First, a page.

Literary Arts is pleased to announce the recipients of the 2020 Oregon Literary Fellowships.
Generous gifts from our community have increased the value of the Brian Booth Writers’ Fund Endowment which, in turn, has allowed us to further support exceptional Oregon writers.
For the first time this year, Literary Arts awarded two Oregon Literary Career Fellowships of $10,000 each, and thirteen fellowships of $3,500, for a total of $65,500.
Literary Arts received 357 applications from writers and 17 applications from publishers for the 2020 fellowships. Out-of-state judges spent several months evaluating these applications, using literary excellence as the primary criterion. This year, Literary Arts awarded three fellowships that were funded by the Oregon Arts Commission.
Since 1987, Literary Arts has honored over 650 Oregon writers and publishers, and distributed more than $930,000 in fellowships and award monies through the Oregon Book Awards & Fellowships program.
Oregon Literary Career Fellowships
For the first time, Literary Arts has awarded two Oregon Literary Career Fellowships of $10,000 each.
Beth Alvarado of Bend (nonfiction), Oregon Literary Career Fellowship
Beth Alvarado is the author of Anxious Attachments, long-listed for the PEN/Diamonstein-Spielvogel Award for the Art of the Essay ; Anthropologies, and Not a Matter of Love. Her next book, Jillian in the Borderlands, is forthcoming in 2020. Having migrated north from Tucson, Arizona, she now lives in Bend, where she is core faculty at OSU-Cascades Low Residency MFA Program.
Dao Strom of Portland (poetry), Writer of Color Oregon Literary Career Fellowship
Dao Strom is the author of a bilingual poetry-art book, You Will Always Be Someone From Somewhere Else, an experimental memoir, We Were Meant To Be a Gentle People; a song cycle, East/West; and two books of fiction, Grass Roof, Tin Roof and The Gentle Order of Girls and Boys. She has received awards from the Creative Capital Foundation, RACC, the NEA, and others. She was born in Vietnam, grew up in the Sierra Nevada foothills of California, and is now based in Portland.
Oregon Literary Fellows
Literary Arts awarded fellowships of $3,500 to 11 writers and 2 publishers. Oregon Literary Fellowships are intended to help Oregon writers initiate, develop, or complete literary projects. Fellowships are also awarded to support Oregon’s independent publishers, small presses, and literary magazines.
Cynthia L. Brown of Portland, Laurell Swails and Donald Monroe Memorial Fellowship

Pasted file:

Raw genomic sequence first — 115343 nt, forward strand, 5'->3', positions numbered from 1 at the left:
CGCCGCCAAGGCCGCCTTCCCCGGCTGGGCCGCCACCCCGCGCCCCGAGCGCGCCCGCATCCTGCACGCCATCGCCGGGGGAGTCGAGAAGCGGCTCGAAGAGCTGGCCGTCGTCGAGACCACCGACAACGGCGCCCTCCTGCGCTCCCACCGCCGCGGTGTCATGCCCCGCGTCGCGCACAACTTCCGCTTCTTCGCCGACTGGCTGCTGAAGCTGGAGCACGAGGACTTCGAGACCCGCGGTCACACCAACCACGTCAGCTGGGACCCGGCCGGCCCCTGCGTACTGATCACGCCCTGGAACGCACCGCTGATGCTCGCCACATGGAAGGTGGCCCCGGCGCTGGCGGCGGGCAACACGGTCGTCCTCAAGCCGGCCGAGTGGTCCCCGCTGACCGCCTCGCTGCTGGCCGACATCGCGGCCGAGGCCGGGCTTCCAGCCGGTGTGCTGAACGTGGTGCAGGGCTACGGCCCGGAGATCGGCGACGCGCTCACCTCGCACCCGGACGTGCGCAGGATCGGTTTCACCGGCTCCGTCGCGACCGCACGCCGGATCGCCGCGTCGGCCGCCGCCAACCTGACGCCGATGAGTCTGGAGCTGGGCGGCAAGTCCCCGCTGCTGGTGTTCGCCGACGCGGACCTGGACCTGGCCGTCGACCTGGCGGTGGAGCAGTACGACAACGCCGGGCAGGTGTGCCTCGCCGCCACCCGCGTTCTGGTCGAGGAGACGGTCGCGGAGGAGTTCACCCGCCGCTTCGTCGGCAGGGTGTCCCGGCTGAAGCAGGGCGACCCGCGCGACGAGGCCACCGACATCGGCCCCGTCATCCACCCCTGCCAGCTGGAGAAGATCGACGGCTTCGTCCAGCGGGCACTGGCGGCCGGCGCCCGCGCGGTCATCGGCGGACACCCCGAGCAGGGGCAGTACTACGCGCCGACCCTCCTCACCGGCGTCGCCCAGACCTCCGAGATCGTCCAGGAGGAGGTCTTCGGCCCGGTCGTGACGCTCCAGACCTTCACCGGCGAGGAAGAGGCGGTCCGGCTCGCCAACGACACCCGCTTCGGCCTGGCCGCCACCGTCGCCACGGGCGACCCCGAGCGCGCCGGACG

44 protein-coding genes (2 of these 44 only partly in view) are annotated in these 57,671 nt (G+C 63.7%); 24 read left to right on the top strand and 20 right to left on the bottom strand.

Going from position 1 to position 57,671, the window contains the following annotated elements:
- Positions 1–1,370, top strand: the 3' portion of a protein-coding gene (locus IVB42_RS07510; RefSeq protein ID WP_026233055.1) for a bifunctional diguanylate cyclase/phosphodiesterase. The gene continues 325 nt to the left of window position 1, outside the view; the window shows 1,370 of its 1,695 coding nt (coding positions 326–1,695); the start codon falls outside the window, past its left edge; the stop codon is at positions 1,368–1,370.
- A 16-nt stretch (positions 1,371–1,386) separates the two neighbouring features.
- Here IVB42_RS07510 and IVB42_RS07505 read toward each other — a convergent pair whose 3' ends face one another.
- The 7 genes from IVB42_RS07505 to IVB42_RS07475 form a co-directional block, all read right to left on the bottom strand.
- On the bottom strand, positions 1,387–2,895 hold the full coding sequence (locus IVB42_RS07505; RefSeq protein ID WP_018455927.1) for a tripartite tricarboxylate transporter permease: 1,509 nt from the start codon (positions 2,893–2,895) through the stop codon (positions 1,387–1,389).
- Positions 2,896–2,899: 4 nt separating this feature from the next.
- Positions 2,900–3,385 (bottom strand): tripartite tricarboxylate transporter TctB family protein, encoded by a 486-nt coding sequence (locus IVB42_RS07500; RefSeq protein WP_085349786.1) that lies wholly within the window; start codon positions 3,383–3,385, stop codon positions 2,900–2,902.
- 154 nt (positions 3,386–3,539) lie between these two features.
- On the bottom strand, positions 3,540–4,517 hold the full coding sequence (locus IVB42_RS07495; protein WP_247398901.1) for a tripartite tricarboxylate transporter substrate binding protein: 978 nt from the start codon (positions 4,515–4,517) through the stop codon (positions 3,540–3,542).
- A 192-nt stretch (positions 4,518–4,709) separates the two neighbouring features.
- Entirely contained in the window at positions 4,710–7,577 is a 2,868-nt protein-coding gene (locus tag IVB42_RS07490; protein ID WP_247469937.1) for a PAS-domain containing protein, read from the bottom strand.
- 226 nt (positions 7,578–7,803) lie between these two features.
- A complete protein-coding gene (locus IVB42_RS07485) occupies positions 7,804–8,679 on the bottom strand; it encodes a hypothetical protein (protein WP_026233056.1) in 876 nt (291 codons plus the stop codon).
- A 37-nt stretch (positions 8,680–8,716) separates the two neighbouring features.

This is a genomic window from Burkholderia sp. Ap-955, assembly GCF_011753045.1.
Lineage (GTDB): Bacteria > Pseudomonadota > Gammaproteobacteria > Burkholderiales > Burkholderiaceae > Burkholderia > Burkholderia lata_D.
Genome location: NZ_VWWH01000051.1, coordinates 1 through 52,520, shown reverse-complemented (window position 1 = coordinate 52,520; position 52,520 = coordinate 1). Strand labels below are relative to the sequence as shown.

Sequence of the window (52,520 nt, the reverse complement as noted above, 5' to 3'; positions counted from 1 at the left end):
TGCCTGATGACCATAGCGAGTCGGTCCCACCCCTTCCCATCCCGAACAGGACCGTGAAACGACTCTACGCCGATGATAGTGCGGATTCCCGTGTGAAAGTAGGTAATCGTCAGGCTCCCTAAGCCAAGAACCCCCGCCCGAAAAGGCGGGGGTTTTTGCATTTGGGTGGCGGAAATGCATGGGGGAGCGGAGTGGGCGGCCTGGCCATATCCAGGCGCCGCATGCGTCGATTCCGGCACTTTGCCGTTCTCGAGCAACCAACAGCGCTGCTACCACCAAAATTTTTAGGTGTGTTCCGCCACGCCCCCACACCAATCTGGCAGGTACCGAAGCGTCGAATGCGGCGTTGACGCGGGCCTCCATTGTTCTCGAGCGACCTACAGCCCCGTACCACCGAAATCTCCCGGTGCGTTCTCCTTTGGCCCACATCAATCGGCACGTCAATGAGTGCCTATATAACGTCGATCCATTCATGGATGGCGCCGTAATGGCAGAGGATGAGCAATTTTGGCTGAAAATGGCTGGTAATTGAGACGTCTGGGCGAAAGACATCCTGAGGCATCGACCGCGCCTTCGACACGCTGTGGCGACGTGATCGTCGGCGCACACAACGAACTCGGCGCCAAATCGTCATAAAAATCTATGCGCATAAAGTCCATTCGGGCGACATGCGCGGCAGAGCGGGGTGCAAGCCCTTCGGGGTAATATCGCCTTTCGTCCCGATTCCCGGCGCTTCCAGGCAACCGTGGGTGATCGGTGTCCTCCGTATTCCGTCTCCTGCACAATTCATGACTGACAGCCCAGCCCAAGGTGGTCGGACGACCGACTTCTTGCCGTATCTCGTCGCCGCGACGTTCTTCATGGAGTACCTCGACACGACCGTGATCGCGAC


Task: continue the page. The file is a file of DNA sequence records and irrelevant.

Cynthia L. Brown was born in Richland, Washington, a support community for Hanford Nuclear Reservation, but she grew up in Texas. Brown’s communications career has spanned various industries, including film, television, art, and aviation. She holds master’s degrees in both management and sociocultural anthropology. She is working on her first novel, My Mother’s Trunk.
Marjorie Celona of Eugene, Oregon Arts Commission Fellowship
Marjorie Celona is the author of two novels: Y, published in 2012, and How a Woman Becomes a Lake, forthcoming in 2020. Y was published in eight countries, won France’s Grand Prix Littéraire de l’Héroïne for Best Foreign Novel, and was longlisted for Canada’s Giller Prize. Born and raised on Vancouver Island, they teach in the MFA program at the University of Oregon.
Taylor Koekkoek of Portland, Laurell Swails and Donald Monroe Memorial Fellowship
Taylor Koekkoek received his MFA from Johns Hopkins University. His work has been supported by the Bread Loaf Writer’s Conference and has appeared in Paris Review, Glimmer Train, Ploughshares, The Iowa Review, and elsewhere. His short story collection, Thrillville, USA, is forthcoming from Simon and Schuster, as well as an untitled novel to follow.
Gabriel Urza of Hood River, Oregon Arts Commission Fellowship
Gabriel Urza is the author of the novella The White Death, and the novel All That Followed. His family is from the Basque region of Spain, where he lived for several years. He is a grant recipient from the Kellogg Institute for International Studies, and his short fiction and essays have been published in Riverteeth, Hobart, Erlea, The Kenyon Review, West Branch, Slate and other publications. He spent several years as a public defender in Reno, Nevada, and is currently an assistant professor at Portland State University.